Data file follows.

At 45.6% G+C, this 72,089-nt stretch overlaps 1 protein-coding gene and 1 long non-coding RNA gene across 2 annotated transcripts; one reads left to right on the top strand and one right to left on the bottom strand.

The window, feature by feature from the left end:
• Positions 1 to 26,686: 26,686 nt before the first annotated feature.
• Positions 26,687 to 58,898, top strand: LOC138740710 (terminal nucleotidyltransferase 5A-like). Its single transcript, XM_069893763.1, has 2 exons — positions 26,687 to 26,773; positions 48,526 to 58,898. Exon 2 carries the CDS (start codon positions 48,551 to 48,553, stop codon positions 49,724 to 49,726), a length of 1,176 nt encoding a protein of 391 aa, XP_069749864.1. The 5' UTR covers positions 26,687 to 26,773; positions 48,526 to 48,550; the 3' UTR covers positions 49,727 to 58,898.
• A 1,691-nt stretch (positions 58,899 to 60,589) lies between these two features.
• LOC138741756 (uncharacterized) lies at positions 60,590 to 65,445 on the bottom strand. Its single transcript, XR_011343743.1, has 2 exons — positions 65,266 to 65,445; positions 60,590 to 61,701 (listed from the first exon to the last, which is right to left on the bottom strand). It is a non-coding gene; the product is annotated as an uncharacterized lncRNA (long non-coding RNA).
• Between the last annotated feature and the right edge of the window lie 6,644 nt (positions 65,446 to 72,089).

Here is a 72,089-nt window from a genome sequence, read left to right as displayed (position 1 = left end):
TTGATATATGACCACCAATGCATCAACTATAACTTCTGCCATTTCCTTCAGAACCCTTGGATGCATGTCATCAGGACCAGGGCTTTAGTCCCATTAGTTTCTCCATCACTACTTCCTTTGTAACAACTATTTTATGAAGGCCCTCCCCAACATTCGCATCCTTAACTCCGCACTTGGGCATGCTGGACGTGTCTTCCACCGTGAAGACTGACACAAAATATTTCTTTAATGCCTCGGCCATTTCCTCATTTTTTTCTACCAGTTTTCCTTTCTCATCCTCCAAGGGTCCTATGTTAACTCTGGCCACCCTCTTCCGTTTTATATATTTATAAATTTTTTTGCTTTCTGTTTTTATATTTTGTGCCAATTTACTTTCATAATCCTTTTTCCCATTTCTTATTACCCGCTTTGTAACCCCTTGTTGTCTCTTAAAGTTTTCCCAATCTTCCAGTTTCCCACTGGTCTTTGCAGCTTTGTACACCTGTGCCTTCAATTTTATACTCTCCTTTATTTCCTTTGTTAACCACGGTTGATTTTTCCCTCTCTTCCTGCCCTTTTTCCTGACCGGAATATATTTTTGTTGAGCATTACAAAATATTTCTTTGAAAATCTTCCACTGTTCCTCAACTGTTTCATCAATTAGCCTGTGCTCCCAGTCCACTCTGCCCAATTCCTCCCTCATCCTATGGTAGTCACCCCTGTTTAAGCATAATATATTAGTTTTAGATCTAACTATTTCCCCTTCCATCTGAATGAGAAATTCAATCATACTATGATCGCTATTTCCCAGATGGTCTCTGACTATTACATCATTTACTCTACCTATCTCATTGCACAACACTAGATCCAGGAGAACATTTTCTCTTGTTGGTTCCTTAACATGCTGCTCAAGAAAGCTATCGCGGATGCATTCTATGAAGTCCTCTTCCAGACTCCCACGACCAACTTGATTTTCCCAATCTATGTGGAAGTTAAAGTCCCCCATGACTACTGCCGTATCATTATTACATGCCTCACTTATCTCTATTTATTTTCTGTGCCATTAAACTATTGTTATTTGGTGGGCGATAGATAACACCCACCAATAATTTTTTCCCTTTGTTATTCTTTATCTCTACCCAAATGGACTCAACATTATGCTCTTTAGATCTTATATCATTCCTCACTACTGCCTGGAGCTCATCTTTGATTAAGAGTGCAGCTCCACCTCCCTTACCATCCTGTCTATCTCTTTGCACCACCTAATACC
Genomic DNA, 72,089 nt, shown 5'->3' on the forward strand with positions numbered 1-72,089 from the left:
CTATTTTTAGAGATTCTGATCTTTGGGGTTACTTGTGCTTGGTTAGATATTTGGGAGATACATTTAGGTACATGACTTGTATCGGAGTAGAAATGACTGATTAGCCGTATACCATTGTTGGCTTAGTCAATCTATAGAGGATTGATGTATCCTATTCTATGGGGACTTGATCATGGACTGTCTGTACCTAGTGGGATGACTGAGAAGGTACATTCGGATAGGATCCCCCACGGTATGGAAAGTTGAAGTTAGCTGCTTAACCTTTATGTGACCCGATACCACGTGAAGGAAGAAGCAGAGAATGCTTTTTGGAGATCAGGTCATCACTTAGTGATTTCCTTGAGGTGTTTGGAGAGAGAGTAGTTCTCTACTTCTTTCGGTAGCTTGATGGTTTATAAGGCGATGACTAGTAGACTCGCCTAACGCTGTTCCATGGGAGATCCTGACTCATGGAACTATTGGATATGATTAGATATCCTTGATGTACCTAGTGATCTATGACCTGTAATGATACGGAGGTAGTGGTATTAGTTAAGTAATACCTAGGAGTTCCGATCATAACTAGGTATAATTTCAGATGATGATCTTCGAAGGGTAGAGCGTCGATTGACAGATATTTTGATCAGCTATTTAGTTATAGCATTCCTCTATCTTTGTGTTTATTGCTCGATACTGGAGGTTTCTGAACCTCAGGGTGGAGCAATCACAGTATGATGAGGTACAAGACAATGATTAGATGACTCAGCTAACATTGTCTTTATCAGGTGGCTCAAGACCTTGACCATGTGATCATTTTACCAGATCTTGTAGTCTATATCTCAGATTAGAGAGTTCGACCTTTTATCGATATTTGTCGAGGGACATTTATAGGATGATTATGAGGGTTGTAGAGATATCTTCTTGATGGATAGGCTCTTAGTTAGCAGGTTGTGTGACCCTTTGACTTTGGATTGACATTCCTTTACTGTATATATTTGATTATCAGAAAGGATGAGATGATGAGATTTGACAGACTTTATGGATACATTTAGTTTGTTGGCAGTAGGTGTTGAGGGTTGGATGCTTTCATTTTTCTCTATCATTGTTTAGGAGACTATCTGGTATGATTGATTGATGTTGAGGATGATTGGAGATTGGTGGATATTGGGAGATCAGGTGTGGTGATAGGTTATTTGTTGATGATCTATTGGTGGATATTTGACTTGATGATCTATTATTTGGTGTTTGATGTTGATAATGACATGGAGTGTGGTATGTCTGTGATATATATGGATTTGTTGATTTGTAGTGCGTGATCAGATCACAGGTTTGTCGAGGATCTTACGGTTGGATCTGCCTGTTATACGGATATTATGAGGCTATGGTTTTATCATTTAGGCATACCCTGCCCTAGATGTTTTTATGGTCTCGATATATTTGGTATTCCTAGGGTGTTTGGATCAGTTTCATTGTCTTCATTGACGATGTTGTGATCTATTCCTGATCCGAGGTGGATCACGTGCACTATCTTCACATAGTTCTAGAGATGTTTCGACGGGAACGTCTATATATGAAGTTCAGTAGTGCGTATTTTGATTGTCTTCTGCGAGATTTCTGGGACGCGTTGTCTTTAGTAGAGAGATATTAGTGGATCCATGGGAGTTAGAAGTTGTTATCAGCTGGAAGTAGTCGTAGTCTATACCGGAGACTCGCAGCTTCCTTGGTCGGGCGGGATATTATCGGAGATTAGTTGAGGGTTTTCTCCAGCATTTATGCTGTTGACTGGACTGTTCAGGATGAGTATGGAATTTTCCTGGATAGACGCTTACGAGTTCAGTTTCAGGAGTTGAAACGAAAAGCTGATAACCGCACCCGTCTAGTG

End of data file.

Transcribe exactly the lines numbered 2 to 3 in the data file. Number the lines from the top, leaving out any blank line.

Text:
The window, feature by feature from the left end:
• Positions 1 to 26,686: 26,686 nt before the first annotated feature.